At the 2018 Geneva Motor Show, Volkswagen showcased an all-electric concept sedan – I.D. Vizzion – an Artificial Intelligence (AI) powered car that does not require the steering wheel. Though the concept version is still several years away, the automaker did promise a trimmed down production version by 2022.
The Vizzion is the fourth in Volkswagen’s I.D. series besides the I.D. Concept hatchback, I.D. Buzz microbus and I.D. Cross SUV concept. Just like other I.D. concept cars, Vizzion is also a fully electric, all-wheel drive system. What makes it different from others in the family is that the Vizzion concept does not have a steering wheel and pedals.
The car will have Level 5 autonomy, meaning no steering wheel, no pedals, no dashboard and even no dedicated driver seat. Volkswagen’s vision for Vizzion is that a passenger would be able to control the car with voice and gesture alone. To achieve such efficiency, the concept will use radar, sonar, cameras and laser scanners to sense and interpret the surroundings and the road ahead.
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In addition, there will be Artificial Intelligence to control the navigation and obstacle avoidance. Further, as the owner spends more time with the car, AI will learn about the surroundings to customize the experience. The car would be aware of the owner – thanks to facial recognition – and thus would customize the seats, lighting, environmental controls and even select your video streaming service. So, all that a passenger would need to do is get into the car and tell it where they want to go.
Volkswagen referred to Vizzion as “it’s most emotional and customized Volkswagen,” adding that when they are not actually driving the car, people want the environment that suits their needs.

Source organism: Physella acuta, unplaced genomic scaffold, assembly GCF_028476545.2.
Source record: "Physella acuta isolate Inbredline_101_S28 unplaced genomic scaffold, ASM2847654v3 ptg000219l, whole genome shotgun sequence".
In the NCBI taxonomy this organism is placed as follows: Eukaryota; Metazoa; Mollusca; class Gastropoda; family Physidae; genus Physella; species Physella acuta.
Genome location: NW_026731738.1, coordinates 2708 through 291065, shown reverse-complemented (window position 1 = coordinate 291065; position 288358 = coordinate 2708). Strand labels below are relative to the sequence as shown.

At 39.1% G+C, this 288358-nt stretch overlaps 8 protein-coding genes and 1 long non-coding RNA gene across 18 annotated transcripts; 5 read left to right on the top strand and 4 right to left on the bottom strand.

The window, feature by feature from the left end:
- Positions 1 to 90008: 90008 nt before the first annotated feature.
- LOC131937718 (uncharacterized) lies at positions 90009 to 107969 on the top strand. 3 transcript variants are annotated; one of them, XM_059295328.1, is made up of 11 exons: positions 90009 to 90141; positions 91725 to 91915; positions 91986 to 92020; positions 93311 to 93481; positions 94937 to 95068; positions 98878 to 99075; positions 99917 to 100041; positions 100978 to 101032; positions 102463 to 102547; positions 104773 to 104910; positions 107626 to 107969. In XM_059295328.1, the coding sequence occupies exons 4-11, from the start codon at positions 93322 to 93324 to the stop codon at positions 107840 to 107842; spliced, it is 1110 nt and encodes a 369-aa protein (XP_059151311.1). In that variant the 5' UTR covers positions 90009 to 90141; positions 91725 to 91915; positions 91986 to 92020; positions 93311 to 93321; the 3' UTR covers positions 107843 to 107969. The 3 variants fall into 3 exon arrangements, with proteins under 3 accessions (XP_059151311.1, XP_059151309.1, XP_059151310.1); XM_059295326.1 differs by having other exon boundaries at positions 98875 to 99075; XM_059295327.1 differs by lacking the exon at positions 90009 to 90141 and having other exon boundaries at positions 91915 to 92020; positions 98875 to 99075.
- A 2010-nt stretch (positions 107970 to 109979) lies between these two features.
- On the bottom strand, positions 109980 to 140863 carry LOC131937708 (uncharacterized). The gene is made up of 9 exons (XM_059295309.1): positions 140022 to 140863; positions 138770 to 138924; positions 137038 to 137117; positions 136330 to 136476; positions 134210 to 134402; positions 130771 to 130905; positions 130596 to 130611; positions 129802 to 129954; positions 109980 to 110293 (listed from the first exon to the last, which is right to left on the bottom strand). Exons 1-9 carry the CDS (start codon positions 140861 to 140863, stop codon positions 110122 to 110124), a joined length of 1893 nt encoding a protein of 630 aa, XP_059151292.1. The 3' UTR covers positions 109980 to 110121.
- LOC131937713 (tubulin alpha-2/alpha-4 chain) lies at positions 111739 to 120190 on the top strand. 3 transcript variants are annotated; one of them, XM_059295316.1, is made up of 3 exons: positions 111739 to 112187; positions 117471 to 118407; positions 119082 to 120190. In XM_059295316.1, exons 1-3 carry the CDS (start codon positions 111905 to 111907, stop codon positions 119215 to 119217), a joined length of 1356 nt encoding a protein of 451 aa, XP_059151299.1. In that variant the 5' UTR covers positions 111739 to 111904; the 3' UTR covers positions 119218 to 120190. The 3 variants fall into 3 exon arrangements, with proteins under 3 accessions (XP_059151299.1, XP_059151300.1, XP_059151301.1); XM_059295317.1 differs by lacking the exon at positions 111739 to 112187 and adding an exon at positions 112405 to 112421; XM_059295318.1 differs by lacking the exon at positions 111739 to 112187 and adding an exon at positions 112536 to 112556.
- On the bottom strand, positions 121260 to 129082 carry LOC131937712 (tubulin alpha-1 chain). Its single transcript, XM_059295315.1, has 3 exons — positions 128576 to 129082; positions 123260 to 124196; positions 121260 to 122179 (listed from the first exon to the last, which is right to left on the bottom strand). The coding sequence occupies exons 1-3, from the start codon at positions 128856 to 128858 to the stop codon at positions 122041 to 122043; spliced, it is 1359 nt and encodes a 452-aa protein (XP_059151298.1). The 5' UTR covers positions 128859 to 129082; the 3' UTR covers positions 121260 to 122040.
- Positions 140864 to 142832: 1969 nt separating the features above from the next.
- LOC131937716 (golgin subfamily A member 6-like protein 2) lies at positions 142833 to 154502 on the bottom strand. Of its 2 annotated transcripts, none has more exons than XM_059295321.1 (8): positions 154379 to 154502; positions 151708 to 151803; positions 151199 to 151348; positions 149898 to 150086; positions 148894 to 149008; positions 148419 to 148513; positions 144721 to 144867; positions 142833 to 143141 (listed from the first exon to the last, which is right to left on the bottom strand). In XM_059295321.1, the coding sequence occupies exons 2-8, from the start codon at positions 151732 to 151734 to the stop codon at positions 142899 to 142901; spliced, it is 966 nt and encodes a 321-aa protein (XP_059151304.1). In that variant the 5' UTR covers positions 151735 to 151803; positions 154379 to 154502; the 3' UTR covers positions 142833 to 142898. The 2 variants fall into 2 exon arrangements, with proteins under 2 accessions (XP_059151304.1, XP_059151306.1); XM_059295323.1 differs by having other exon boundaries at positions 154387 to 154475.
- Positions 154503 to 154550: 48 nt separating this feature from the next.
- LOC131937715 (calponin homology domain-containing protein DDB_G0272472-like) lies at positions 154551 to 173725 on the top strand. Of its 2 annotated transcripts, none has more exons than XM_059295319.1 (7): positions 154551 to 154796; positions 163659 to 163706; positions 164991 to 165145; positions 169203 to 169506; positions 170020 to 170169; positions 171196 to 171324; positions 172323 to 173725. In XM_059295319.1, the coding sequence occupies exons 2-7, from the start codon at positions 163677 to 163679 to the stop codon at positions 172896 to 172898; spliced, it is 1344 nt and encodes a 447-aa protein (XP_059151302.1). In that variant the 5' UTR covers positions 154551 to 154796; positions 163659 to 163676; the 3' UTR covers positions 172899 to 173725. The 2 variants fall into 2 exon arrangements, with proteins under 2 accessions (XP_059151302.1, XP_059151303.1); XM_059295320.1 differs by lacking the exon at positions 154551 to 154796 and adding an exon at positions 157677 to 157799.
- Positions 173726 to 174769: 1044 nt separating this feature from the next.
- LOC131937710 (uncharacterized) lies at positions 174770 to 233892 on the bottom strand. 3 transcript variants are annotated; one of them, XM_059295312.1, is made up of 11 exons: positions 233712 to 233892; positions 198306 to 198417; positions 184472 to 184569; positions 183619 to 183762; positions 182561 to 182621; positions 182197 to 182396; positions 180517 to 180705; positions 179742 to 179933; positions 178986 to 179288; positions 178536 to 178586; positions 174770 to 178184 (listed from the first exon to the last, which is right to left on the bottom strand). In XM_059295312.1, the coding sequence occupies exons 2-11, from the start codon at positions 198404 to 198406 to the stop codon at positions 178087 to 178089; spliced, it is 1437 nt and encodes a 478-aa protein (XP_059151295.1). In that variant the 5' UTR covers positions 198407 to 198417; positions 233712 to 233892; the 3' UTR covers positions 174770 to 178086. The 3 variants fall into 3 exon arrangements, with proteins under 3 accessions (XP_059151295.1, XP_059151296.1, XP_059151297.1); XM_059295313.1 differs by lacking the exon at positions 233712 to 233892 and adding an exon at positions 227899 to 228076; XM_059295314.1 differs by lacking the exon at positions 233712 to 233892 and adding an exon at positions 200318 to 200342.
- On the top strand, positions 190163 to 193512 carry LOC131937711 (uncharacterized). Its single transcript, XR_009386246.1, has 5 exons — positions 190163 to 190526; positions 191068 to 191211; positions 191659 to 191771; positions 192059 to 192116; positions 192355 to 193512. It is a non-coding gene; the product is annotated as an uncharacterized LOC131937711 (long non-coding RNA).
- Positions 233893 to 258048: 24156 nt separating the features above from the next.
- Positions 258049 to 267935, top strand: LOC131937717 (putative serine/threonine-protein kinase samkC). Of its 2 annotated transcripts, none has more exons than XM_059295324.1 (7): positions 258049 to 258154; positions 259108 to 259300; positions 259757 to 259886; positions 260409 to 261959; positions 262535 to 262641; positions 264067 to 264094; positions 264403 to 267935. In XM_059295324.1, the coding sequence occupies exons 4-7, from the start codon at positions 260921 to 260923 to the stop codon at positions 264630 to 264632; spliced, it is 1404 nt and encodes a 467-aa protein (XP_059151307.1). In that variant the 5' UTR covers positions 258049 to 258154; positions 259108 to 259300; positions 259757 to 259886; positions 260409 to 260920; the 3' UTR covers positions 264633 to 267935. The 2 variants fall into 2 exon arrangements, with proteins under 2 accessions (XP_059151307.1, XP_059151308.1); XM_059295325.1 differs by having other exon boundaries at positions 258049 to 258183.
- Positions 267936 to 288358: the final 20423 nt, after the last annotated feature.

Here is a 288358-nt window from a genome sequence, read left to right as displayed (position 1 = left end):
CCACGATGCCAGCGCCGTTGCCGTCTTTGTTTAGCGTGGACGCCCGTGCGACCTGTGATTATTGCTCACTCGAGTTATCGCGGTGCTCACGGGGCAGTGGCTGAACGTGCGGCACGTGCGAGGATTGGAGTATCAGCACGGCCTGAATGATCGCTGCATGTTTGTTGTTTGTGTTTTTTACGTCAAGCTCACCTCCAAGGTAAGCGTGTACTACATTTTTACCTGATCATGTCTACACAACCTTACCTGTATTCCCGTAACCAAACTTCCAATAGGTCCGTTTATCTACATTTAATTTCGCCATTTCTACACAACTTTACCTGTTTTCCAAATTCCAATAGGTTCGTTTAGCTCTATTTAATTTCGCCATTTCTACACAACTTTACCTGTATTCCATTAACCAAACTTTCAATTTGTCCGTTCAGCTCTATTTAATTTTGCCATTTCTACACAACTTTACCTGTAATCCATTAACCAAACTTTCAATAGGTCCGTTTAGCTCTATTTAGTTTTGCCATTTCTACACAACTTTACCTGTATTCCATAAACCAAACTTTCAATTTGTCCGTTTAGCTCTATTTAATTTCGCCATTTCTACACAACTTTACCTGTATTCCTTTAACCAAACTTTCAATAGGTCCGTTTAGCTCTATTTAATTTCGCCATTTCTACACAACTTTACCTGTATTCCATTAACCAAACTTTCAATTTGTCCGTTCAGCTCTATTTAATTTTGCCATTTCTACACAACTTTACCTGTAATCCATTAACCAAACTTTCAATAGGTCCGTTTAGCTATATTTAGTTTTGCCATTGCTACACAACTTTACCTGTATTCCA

Speaking at the Geneva Motor Show, the automaker revealed that the production version of the all-electric Vizzion will hit the road “by 2022 at the latest.” Unlike the concept, it will have a steering wheel and pedals. Further, Volkswagen noted that the capacity of the production car would be similar to the concept, clocking 400 miles on a single charge, powered by 111 kWh. A 75kW motor would power the front wheels, whereas a 150 kW motor would power the rear wheels, offering 300 horsepower to the car.
According to The Verge, the exterior of the car looks like that of a low-riding Lucid Air EV. Volkswagen, however, has added some signature curves to the car. Volkswagen wants to present Vizzion as a car, which in future will be entirely capable of driving itself completely. Thus, the automaker has made a point that new photos include a version of the car with no steering wheel, no pedals and no buttons, notes The Verge.
About the concept, Volkswagen believes that around twelve years from now (by 2030), passengers might get into a fully driverless Vizzion. Vizzion is a part of Volkswagen’s electrification roadmap of putting 50 new electric vehicles on the road by 2025. Just like any other member of the family, Vizzion is also built using the MEB (Modular Electric Matrix) platform, which promises low-cost and longer ranges.
Volkswagen’s design chief, Klaus Bischoff, believes that the car should be seen more as a sneak peek into the future. “Volkswagen is about designing products that are liked by many, many people and this shows where we are going. It has not the function to just create an image for a designer,” Bischoff said, according to Forbes.
“It’s a statement of the company where we are heading. It’s not where we are going. It’s the signpost,” he said. “We could have gone further. It’s our job to lead the people to the way, not to show them the complete thing at the start.”
Volkswagen’s Vizzion concept also hints of the features to expect in other I.D. all-electric family cars. For instance, there will be a smartphone-stored digital key, which the owners will be allowed to share with family and friends. Further, there will be a hologram-based control and infotainment system, which could be operated by gestures. The car is fitted with HD Matrix lights with 8,000 light pixels, and would be able to project symbols onto the road ahead to communicate with pedestrians.
During the Geneva Motor Show, the automaker also presented its Kuka robotics built arm, which according to the company, would help in charging the vehicles while in parking lots. The arm and the charger would support all the vehicles.